OK, but I've run into plenty of third party apps using it.
Since it is by definition a cross-platform framework (and first showed up on Windows and X windows), how is it "Linux-oriented"?
How do you "crack down on" people following the rules and doing exactly what is best for them, paying the least amount of taxes?
I was just trying to be a little bit sarcastic, in that I (and many many many others) were using VCRs in the 1980s to "watch whatever I want, whenever I want"... and nowadays (and for the last decade for me) with DVRs.
It's not a new thing.
I would gladly pay the SAME amount if I could literally turn off the channels I don't watch.
Yes, I KNOW you can disable channels e.g. in a Tivo (IIRC, at least in some cable company boxes, you STILL can't do that simple thing).
But I mean literally turn them off. Why? I want to give positive reinforcement to ACTUALLY the channels I want, and remove the home shopping & religious channels, even if they are subsidizing part of my bill.. (But I would also be removing some channels that ARE being paid through my bill..)
If it were on a show by show basis, but NOT at the $1-$2/episode price the various services charge now.. even better..
Heck, even though I love DVRs, if Hulu Plus had an AD FREE version for $50/month (that worked on a TV, not just on a computer -- I know, Tivos have Hulu Plus too), I'd use that INSTEAD of DVRing stuff.
It is also about watching whatever you want, whenever you want. Not just Thursdays at 9:00... People no longer want to schedule their lives around the broadcast schedule.
Welcome to the 1980s, houstonbofh.
Yes, but did Brazil have credit cards at *all* in the 1950s?
Changing credit cards is one of the cases (along with cell phones being far more prevalent than land lines, in developing countries), where having technological advances far earlier than other parts of the world causes tons of inertia which makes FURTHER advances much harder/take longer/more expensive.
Maybe he can show HP how to do URLs instead of the gibberish ones they've been using for years.
To be devil's advocate, are URLs "intended" to be human readable? I think there are arguments on both sides.
Doesn't it seem kind of silly, even though I admit they are more memorable, that every new movie that comes out has a new 'memorable' web site URL that's only relevant for a few months at most, rather than something like http://moviestudio.com/MOVIETI...
Seems to me you are arguing FOR econ 101, when you think you're arguing against it.
To be able to do a "real" supply vs. demand comparison, you DO need all costs involved included.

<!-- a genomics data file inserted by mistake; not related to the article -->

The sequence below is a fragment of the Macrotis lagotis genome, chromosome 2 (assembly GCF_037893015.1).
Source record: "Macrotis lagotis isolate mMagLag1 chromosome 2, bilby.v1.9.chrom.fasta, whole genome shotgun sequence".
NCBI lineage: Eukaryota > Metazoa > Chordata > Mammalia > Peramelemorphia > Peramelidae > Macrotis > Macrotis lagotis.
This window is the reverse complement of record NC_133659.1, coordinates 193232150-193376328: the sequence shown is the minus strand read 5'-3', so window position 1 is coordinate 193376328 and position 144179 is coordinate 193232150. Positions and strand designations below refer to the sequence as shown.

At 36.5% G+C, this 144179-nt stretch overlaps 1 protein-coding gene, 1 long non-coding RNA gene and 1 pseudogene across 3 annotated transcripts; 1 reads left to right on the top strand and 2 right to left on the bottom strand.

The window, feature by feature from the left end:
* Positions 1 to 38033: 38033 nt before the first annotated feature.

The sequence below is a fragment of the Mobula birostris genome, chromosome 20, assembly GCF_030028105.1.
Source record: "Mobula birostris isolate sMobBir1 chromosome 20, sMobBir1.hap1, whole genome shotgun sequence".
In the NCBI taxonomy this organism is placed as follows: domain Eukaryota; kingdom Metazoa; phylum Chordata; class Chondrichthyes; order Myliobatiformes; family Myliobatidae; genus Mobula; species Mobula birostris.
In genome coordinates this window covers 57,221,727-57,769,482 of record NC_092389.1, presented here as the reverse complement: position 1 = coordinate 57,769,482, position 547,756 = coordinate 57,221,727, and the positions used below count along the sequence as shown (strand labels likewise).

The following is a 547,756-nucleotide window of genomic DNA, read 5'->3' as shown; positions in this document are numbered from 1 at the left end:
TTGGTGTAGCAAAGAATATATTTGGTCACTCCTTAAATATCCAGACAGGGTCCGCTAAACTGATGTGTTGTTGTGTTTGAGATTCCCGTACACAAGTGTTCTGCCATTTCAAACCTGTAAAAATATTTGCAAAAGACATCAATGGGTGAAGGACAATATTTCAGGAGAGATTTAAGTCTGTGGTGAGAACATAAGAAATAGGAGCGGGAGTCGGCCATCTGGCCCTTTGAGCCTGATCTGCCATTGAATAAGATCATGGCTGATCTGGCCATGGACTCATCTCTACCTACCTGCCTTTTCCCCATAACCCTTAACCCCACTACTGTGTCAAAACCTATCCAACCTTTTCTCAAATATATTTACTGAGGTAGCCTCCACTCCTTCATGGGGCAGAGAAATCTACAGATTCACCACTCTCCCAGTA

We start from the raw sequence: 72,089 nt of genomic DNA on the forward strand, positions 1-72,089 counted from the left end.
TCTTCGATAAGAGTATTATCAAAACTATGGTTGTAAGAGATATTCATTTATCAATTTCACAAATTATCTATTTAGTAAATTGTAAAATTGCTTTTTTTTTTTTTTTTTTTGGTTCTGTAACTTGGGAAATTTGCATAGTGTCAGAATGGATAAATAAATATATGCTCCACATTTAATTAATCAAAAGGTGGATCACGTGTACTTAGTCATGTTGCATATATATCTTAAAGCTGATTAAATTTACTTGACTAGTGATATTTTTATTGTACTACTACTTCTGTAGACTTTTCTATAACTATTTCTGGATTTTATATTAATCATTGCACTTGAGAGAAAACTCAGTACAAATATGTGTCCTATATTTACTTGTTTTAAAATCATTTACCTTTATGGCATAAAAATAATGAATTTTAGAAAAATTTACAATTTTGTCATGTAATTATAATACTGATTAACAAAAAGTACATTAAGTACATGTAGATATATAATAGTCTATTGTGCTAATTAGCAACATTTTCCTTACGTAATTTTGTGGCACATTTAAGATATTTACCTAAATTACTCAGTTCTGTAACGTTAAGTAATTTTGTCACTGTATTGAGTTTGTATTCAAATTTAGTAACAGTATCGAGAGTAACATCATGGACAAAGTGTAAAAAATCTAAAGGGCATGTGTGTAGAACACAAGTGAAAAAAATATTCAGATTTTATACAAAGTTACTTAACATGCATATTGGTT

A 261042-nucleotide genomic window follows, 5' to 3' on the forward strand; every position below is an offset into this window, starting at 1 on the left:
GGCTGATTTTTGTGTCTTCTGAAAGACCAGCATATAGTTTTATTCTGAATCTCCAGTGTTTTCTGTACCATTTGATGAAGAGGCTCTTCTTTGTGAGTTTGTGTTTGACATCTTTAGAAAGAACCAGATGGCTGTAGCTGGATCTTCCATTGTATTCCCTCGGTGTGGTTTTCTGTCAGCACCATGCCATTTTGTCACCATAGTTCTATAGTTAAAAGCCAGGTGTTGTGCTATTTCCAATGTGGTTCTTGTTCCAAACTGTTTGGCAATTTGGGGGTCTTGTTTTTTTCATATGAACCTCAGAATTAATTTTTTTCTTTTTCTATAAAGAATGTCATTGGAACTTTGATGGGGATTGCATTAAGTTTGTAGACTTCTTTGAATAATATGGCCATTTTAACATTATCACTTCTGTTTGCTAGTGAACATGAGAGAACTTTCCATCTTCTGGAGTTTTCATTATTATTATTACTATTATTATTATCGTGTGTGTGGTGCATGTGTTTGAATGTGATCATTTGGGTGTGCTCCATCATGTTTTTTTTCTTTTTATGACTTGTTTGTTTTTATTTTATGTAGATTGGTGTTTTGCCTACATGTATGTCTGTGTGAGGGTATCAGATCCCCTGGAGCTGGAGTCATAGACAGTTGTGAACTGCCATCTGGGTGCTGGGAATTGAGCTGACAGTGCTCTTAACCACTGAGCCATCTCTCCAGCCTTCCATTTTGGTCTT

OK, so I presume you mean in other countries.
In the U.S., there are laws that prevent charging different prices for credit or cash. (Though yes, there is a loophole that you can list a "discount" for cash... Though, at least for me, gas [the only situation I noticed it used] was just as cheap or cheaper with credit card after counting the cash back, compared to other stations like Arco that do not take credit cards at all.)
But again, I agree that it costs the merchant something (but doesn't it save them time/money going to the bank to get change/bring cash in, and probably other time?)... Yet, at each individual purchase for me, it's as cheap or cheaper to use credit card, AND more convenient. I'd probably use credit card even without the cash back, for the convenience. Of course, I auto-pay in full every month, so don't pay any interest.
If you had a 401(k) or whatever your local equivalent is, or your own investments, you wouldn't have to rely on a pension.
You mean you're outside the U.S., right?
I'm IN the U.S., and I almost never use cash. I use credit cards. (Yes, the store has to pay a fee, which theoretically comes back to all customers, but at each individual purchase, my price is the same.. or actually lower, if you count my cash back, plus it's more convenient.)
I actually agree with you, though it's apparently due to Twitter's objection to Twitpic's trademark *application*.
You'd think Twitter would just use the system the way it was designed to, and object to Twitpic's trademark application (it actually seems like they have), and even possibly fight AFTERWARDS (if it is granted) for it to be revoked, due to the confusion it is actually causing.
Twitter seems to be doing a "we don't like what you're doing, so making you unable to continue".
That's why I specifically said "for people who want that functionality".
I can see wanting your sprinkler system online -- to change it from your couch.. or heck, even from somewhere else (not everyone has automatic rain sensors).
The common "fridge keeps track of what you have in it" idea would be great if it ALSO coordinated with the local grocery store ads that week..
Umm, the "Internet of things" doesn't NEED "modern Internet speeds". Does your fridge or your sprinkler system or whatever need high speed? No, it just "needs" (for people who want that functionality), some kind of comparatively dirt slow communication path.
That's not an argument FOR IPv4 directly, just that your "modern Internet speeds" argument directly doesn't necessarily justify throwing away decades' worth of hardware that is providing people functionality.